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COMMENT:

Validity of ecotoxicity studies with solvent in which the test concentrations exceed the limit of solubility by several orders of magnitude.

Several ecotoxicity tests with structural analogue dodecyl methacrylate have been performed at concentrations orders of magnitude above the limit of solubility. In those cases, rapid stirring or solvent or both have been used to disperse the test material. In those studies, no attempt has been made to determine whether the test material was dissolved and only in one study it was acknowledged that the test material was present in the form of an emulsion.

Based on the measured water solubility of dodecyl methacrylate (< 1 µg/L) it can be assumed, that in those cases the test material was present almost entirely as small, undissolved droplets forming an emulsion. That has the consequence that the 'concentration' no longer determines the dose in the test organism but the stochastical, individual contact of the test organism with droplets of the test material and the kinetics of the subsequent absorption of the droplet by the test organism. Test results obtained this way are artefacts and not representative. They cannot be used establishing a concentration-effect relationship.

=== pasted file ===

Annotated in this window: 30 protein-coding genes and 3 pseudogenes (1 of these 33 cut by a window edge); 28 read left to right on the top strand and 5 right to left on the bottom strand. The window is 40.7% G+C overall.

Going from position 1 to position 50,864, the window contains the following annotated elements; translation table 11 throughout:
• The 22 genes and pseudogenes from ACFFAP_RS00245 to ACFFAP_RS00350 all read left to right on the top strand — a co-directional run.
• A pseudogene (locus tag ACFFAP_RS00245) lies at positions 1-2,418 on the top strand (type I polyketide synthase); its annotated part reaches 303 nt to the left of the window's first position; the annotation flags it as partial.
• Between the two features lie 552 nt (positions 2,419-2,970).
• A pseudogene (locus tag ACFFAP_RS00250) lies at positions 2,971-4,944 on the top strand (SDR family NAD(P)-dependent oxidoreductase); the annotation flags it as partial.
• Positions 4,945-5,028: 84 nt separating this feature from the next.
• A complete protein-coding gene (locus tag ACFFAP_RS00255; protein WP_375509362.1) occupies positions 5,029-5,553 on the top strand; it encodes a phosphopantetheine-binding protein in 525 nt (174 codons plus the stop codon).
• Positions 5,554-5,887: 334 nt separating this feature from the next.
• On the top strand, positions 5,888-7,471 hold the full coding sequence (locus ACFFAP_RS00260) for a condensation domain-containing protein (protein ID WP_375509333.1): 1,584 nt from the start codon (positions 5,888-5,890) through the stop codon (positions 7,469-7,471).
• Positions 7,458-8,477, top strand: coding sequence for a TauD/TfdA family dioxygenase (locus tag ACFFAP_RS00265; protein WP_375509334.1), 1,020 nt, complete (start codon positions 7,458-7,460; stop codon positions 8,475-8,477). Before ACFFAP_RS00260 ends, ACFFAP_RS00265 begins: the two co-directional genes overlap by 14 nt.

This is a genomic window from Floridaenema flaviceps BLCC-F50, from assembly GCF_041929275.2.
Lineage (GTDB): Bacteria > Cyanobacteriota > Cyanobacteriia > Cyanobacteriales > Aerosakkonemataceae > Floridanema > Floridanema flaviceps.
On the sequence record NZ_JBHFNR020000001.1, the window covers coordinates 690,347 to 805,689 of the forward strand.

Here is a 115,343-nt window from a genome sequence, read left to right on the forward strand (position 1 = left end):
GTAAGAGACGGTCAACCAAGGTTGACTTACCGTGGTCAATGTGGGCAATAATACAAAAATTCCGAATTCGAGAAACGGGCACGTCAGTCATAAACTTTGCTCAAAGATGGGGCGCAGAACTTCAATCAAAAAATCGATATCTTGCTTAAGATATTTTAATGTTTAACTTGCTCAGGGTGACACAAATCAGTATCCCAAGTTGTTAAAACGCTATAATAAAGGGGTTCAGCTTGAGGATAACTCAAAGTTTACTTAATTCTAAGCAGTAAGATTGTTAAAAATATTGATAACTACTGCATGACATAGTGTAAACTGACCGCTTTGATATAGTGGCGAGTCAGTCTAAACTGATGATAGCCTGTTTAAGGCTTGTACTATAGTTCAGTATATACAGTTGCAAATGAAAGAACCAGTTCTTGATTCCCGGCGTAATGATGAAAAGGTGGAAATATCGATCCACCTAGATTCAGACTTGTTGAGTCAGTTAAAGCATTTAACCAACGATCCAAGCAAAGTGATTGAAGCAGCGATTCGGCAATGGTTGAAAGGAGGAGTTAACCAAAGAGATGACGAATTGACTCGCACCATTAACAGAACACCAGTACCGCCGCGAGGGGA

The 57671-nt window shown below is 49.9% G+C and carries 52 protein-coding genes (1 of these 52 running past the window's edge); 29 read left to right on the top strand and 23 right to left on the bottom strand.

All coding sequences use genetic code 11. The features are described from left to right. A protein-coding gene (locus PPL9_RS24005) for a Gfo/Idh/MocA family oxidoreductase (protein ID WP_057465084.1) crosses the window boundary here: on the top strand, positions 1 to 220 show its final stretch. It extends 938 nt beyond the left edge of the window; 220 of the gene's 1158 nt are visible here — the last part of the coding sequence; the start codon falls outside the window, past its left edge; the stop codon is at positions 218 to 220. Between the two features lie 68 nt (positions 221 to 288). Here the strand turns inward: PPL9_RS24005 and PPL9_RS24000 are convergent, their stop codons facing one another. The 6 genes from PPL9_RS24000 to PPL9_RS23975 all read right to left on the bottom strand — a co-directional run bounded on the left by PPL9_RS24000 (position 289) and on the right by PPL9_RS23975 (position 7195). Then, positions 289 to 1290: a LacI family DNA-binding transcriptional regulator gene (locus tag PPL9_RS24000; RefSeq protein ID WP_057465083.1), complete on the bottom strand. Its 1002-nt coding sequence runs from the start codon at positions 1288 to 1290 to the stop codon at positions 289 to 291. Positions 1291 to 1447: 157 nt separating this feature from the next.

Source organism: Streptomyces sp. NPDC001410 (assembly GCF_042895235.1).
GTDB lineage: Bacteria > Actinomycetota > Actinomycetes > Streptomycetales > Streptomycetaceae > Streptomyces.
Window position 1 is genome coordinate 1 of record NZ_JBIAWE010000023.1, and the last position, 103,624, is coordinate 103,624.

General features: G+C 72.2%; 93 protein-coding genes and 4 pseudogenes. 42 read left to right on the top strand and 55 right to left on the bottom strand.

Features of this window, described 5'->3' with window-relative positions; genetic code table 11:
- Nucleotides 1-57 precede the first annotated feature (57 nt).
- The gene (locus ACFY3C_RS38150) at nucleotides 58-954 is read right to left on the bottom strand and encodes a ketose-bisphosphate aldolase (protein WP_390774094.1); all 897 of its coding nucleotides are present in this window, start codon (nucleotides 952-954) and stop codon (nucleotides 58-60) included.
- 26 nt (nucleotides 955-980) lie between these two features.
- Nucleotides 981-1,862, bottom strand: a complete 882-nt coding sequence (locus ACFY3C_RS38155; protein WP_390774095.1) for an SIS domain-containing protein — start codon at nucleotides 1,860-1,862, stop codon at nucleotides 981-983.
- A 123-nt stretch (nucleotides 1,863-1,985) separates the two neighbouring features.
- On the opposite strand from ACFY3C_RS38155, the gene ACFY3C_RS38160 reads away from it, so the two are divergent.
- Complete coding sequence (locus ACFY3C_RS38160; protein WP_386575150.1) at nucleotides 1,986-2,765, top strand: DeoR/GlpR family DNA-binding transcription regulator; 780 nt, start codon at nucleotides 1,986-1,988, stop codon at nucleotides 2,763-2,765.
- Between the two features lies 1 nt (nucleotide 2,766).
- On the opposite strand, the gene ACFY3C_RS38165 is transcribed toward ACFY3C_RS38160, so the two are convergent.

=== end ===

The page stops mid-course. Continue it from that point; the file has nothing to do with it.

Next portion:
Therefore, with the exception of some fish studies, test results have only been used when the test was performed without solvent and the nominal test concentration was not higher than approximately ten-fold above the solubility of dodecyl methacrylate in water.

Considering the three trophic levels, fish, aquatic invertebrates and algae, the test results available clearly demonstrate the absence of ecotoxicity within the range of water solubility of the long-chain alkyl methacrylate esters.

There is no evidence for toxicity to microorganisms.